While inserting multiple rows into a table using the following style :

insert all

into ghazal_current (GhazalName,Rating) values('Ajab Apna Haal Hota Jo Visaal-e-Yaar Hota',5)
into ghazal_current (GhazalName,Rating) values('Apne Hothon Par Sajana Chahta Hun',4)
into ghazal_current (GhazalName,Rating) values('Shaam Se Aankh Mein Nami Si Hai',4)
into ghazal_current (GhazalName,Rating) values('Tumhe Yaad Ho Ke Na Yaad Ho',3)

select 1 from dual;

What does the statement select 1 from dual mean ? What is it here for ?

  • Nothing else than select 1, as the statement states.
    – emco
    Mar 13, 2013 at 4:37
  • 1
    Useful question, and brilliant choice of ghazals :) Jun 18, 2015 at 10:49

3 Answers 3


DUAL is a built-in table, useful because it is guaranteed to return only one row. This means DUAL may be used to get pseudo-columns such as user or sysdate, the results of calculations and the like. The owner of DUAL is SYS but it can be accessed by every user. DUAL is well-covered in the documentation. Find out more.

In your case, SELECT 1 FROM DUAL; will simply returns 1. You need it because the INSERT ALL syntax demands a SELECT clause but you are not querying the input values from a table.

  • 1
    Dual is not a temporary table.
    – APC
    Mar 13, 2013 at 4:45
  • 1
    That article describes it as special. That is not the same as temporary. It is a permanent table.
    – APC
    Mar 13, 2013 at 4:58

Brief re-introduction to one-row tables

Some SQL databases require all values to come FROM a table or table-like object, whereas others permit queries to construct values ex nihilo:

-- MySQL, sqlite, PostgreSQL, HSQLdb, and many others permit
-- a "naked" select:

-- Others *require* a FROM target, like Oracle.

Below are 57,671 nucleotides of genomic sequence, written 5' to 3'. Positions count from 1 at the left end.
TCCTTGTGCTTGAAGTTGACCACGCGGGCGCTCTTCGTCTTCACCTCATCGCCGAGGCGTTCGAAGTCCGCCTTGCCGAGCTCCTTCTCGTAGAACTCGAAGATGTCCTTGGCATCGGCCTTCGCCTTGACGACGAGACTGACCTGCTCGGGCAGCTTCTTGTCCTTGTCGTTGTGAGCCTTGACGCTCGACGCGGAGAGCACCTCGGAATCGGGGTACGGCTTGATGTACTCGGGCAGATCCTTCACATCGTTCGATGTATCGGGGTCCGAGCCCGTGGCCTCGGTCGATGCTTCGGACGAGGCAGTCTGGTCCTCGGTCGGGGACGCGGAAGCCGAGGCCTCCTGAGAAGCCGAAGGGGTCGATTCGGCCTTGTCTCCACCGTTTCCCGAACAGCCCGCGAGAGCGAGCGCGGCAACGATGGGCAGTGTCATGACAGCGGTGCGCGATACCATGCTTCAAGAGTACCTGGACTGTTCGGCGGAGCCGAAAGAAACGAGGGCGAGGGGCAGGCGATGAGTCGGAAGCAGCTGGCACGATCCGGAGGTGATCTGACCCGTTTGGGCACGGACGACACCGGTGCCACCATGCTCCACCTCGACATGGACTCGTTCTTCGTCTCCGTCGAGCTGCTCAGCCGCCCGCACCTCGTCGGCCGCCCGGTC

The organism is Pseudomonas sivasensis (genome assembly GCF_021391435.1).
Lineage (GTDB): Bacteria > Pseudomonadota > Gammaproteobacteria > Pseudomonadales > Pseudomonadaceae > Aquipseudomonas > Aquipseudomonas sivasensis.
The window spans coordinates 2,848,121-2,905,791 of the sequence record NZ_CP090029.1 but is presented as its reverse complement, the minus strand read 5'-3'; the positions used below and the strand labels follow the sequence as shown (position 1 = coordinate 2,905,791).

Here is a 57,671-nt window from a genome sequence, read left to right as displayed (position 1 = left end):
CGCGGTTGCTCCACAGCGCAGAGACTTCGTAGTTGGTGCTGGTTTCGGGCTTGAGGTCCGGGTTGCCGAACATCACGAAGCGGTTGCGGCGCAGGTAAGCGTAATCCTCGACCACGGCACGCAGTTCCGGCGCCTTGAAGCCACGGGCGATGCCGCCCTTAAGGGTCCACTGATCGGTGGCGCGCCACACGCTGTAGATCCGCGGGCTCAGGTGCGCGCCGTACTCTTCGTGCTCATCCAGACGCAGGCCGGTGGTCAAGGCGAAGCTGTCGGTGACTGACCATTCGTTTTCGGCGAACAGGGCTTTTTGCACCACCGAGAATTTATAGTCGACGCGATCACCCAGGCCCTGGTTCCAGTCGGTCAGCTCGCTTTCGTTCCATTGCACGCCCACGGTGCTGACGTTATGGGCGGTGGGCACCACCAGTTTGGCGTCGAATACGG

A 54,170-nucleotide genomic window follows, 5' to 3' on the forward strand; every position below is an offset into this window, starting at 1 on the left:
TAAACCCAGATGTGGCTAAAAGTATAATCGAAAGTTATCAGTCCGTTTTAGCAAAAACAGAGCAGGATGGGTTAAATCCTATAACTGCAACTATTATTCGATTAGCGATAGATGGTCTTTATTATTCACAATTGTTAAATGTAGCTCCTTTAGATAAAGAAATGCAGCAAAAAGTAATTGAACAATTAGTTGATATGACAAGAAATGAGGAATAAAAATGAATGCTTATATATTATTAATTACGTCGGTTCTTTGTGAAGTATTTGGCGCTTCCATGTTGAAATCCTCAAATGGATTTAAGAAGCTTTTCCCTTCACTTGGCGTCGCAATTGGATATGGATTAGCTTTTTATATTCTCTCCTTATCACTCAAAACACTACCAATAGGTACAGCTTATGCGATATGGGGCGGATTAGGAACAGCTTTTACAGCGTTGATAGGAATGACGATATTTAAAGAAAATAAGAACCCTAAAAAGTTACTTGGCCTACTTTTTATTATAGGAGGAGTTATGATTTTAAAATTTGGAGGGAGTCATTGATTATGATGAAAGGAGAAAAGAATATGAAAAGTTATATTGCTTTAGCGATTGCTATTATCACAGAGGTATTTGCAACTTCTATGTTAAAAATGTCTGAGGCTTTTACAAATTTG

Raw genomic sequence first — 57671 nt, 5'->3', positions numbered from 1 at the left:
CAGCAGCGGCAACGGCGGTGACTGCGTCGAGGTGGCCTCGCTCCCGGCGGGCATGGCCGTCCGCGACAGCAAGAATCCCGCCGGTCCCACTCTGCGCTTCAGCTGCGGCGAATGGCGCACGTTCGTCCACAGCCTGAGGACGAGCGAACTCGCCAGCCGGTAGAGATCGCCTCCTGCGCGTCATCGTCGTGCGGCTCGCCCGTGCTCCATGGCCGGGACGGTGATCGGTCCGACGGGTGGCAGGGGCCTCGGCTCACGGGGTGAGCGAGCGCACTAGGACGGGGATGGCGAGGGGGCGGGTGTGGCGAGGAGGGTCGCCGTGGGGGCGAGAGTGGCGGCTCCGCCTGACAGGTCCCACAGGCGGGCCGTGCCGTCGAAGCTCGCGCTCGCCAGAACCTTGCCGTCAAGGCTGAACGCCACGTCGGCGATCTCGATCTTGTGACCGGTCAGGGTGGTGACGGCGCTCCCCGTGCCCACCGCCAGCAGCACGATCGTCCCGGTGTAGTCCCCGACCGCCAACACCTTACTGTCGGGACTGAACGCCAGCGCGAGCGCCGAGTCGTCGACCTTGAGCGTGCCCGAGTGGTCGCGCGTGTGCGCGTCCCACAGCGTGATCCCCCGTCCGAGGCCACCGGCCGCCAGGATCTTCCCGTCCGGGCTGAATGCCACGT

-- ...and Firebird/Interbase:

-- ...and DB2:

Here the cardinality of DUAL is important. If it had more than one row, your result set would have more than one row. What happens, for example, when you SELECT 1 FROM A_Table_With_Ten_Rows?

Why DUAL is used here

The SQL construct VALUES (<row-value-expression>) is a row value constructor. VALUES (1, 2, 3) "creates" a row of values just as SELECT 1, 2, 3 does.

Oracle, of course, requires that these values come FROM somewhere.

As a demonstration, instead of SELECTing from DUAL at the end of the INSERT ALL, try a table with N rows, and you'll see that each VALUES() row is inserted N times.

  • SELECT 1 FROM dual; can be used in MySQL, too. Postgres has also: VALUES (1); (yes, no FROM!) and this works in Postgres and SQL-Server: SELECT y FROM (VALUES (1)) AS x (y); Oh, SELECT 1 works in SQL-Server as well. Mar 13, 2013 at 13:27
  • @ypercube, yes. The point is that ora requires the FROM for SELECT and VALUES, whereas my/pg/h/lite/etc. do not require it, even though they may permit it. I'll clarify in answer.
    – pilcrow
    Mar 13, 2013 at 13:55
  • My point (which I didn't make it clear) was that Postgres allows a syntax even without a SELECT ! Mar 13, 2013 at 14:08
  • @ypercube, yes, that (a naked VALUES) is a cool feature. (pg does so many things right!)
    – pilcrow
    Mar 13, 2013 at 14:10

There are some samples about using dual in Queries:

   select sysdate from dual  /--it returns date of system
    SELECT chr(223) FROM dual /--it returns character of Asciهi code
    select  my_sequence.nextval from dual; /-- It returns the next value of a sequence
    select to_char(sysdate,'yyyy/mm/dd','nls_calendar=persian')from dual 
    /--returns persian date of system

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